d) Commercial drone pilots must undergo a security clearance screening administered by the Transportation Safety Administration (TSA).

e) Passing an Aeronautical Knowledge (Part 107) Test at an FAA-approved testing center.Register your drone with the FAA using the FAADroneZone website.

2) Register your drone with the FAA using the FAADroneZone website.

3) The drone must not weigh any more than 55 pounds, which includes the payload at takeoff.

4) Fly your drone only in Class G airspace. Additionally, you may only fly it within your line-of-sight. Class G airspace is the only type of uncontrolled airspace in the United States. This airspace involves using the requirements of Visual Flight Rules. The distances are as follows:

  • This applies to altitudes below 10,000 feet (3.050 meters) mean sea level (MSL), and 1,200 feet above ground level
  • 1 mile (1.6 km) by day
  • 3 miles (5 km) at night

*Commercial pilots desiring to bypass the drone flying laws regarding Class G airspace may apply for and obtain approval from the FAA for special airspace authorization. Additionally, you can obtain a waiver regarding most of the other regulations by submitting a request to the FAA and obtaining a Part 107 waiver. The one exception to this is the weight requirement.Flying from a moving vehicle is prohibited. The exception: sparsely populated areas.

5) Flying from a moving vehicle is prohibited. The exception: flying in a sparsely populated area.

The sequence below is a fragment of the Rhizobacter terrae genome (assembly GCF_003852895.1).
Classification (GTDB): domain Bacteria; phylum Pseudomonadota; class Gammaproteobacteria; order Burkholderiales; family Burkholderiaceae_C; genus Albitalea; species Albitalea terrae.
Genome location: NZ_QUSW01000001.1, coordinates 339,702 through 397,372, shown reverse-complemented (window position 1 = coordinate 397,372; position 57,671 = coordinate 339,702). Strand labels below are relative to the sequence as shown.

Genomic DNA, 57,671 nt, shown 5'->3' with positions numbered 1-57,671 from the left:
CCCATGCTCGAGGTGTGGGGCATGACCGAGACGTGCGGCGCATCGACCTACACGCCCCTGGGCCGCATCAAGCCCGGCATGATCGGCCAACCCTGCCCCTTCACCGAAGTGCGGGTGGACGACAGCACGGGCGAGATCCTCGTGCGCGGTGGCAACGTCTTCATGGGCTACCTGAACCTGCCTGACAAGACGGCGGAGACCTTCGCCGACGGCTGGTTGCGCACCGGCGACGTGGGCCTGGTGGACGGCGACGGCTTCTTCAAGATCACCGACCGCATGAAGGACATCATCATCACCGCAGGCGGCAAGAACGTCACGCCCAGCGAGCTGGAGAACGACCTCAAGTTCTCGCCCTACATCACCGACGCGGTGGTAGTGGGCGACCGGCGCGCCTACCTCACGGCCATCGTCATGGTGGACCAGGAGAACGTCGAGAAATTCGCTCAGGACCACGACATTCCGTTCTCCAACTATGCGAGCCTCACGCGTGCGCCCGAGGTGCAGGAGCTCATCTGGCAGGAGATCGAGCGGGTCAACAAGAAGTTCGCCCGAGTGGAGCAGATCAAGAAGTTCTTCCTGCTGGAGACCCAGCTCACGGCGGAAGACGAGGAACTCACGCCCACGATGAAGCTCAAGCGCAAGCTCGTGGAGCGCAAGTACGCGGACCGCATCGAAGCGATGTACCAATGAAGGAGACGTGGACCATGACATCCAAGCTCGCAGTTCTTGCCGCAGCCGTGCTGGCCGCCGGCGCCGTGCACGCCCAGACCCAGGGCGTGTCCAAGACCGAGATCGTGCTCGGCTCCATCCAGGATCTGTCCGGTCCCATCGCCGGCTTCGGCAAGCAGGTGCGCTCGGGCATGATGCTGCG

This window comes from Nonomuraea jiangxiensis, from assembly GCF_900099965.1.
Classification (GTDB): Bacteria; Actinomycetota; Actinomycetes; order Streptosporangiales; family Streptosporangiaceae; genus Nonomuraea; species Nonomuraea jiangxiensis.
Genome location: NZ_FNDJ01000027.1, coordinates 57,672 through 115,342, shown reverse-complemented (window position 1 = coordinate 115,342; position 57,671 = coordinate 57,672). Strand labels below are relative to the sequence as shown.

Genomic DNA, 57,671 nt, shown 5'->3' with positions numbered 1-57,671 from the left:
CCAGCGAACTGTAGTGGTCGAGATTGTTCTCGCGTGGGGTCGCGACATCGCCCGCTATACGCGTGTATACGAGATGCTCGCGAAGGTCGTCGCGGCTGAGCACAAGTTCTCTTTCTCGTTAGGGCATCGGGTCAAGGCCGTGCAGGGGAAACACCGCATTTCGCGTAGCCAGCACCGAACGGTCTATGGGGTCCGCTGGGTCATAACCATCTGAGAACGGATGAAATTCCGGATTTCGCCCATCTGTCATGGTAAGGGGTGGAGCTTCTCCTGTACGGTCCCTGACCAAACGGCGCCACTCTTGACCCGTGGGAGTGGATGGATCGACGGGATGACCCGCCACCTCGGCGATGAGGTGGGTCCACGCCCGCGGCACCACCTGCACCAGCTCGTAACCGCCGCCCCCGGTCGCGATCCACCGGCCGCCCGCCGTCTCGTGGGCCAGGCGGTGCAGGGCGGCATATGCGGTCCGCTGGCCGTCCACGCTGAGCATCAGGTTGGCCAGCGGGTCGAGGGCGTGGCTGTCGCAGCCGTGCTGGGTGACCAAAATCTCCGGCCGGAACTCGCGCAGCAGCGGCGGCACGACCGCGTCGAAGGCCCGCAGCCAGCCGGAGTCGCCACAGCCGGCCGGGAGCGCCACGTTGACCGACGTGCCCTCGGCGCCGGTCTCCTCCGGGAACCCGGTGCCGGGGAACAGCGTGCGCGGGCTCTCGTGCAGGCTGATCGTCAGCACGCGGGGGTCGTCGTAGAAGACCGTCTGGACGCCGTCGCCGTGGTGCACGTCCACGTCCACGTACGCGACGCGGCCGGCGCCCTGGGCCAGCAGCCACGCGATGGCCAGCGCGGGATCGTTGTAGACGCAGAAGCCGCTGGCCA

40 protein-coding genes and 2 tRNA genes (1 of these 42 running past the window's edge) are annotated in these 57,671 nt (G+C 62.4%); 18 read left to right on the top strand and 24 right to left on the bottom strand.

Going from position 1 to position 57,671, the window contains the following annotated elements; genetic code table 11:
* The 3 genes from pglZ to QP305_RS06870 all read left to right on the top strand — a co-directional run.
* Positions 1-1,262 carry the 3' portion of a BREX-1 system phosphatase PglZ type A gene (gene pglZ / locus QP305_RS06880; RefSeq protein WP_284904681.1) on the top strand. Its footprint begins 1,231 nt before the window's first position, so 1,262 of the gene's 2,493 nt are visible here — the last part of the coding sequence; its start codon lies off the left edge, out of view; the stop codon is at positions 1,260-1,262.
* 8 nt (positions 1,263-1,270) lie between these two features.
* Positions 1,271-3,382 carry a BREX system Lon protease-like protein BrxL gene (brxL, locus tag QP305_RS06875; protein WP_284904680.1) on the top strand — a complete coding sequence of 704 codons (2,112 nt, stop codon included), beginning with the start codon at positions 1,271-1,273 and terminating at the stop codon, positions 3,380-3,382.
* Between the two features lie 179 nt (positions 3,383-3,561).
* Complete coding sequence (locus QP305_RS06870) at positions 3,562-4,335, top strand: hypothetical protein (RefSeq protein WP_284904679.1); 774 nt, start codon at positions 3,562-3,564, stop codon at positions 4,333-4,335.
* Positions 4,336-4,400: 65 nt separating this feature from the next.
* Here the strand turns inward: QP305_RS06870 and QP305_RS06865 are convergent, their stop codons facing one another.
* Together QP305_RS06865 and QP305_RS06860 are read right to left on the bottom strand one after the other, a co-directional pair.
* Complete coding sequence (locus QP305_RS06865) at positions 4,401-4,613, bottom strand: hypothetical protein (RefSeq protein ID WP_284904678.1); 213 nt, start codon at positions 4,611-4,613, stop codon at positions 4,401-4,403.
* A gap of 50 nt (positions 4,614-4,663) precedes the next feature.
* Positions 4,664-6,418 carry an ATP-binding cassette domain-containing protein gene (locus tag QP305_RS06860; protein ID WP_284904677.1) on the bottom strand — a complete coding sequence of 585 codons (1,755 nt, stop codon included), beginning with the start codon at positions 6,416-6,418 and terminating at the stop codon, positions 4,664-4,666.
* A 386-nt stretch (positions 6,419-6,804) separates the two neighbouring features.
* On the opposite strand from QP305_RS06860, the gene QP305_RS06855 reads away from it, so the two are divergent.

6) Fly only at or below 400 feet.

7) Fly at or under 100 mph.

8) Never fly directly over people.

9) Yield the right-of-way to manned aircraft.

Do any of the states have drone flying laws different from the federal laws?

According to the FindLaw website, there are some states that have drone flying laws in addition to the federal regulations that are based on various other issues surrounding the use of drones. The states that have drone laws amending the federal laws are as follows:

  • Arkansas
  • California
  • Florida
  • Hawaii
  • Illinois
  • Louisiana
  • Maine
  • Maryland
  • Michigan
  • Minnesota
  • Mississippi
  • Nevada
  • New Hampshire
  • North Carolina
  • North Dakota
  • Oregon
  • Tennessee
  • Texas
  • Utah
  • Virginia
  • West Virginia

Many of the additional laws within individual states revolve around the use of drones for invading the privacy of individuals. Other states add laws prohibiting the use of drones to harass or interfere with hunting activities, or on the other side of the coin, to locate animals or fish for hunting or fishing purposes. If your state is listed above, click on the FindLaw link to learn about specific additional laws related to drone use.

Photo Credit: Greg Goebel
Shadow 200 Drone, Miramar MCAS, Calif/2012
https://www.flickr.com/photos/37467370@N08/11983774924/in/photolist-d3zdmC-d3zcb3-FBwYLV-qrrKnt-257o2fT-27geJQm-nupg5r-WyzY7S-VfXvAQ-2b3n4Zg-twZKGi-mWx3Uz-niXPqR-d3zebG-d3zcrj-URF9tQ-d3zb9G-eMcPmo-6Mu1vm-d3zbkh-d3zbKU-AEBj2m-VWux3i-8YncCc-9z3Hnf-LztSJQ-W3DtXM-d3zeEE-d3zaZu-d3zaKq-6Mu2Kj-mNH8tp-d3ze51-Wur1zH-nAe2CJ-ba5fDa-2eWejHA-mNJVpv-niXUgd-bsiy4i-d3zc2b-jfXYM3-mNJJJn-B7sPvi-dUTTAd-dUTQMb-W92AvB-nAsXrS-CaN759-28NMLAb

What does the future hold for drone flying laws?

The Forbes article covered future safety concerns regarding drones in the commercial world, especially in terms of drone size. Commercial drone users will certainly need to build their aircraft to be larger than the current 55-lb. limit if they expect to get any real value out of them. However, public safety issues require that any consideration of loosening the weight regulations must involve the mitigation of risks to people.

Additional source:

https://uavcoach.com/drone-laws-in-united-states-of-america/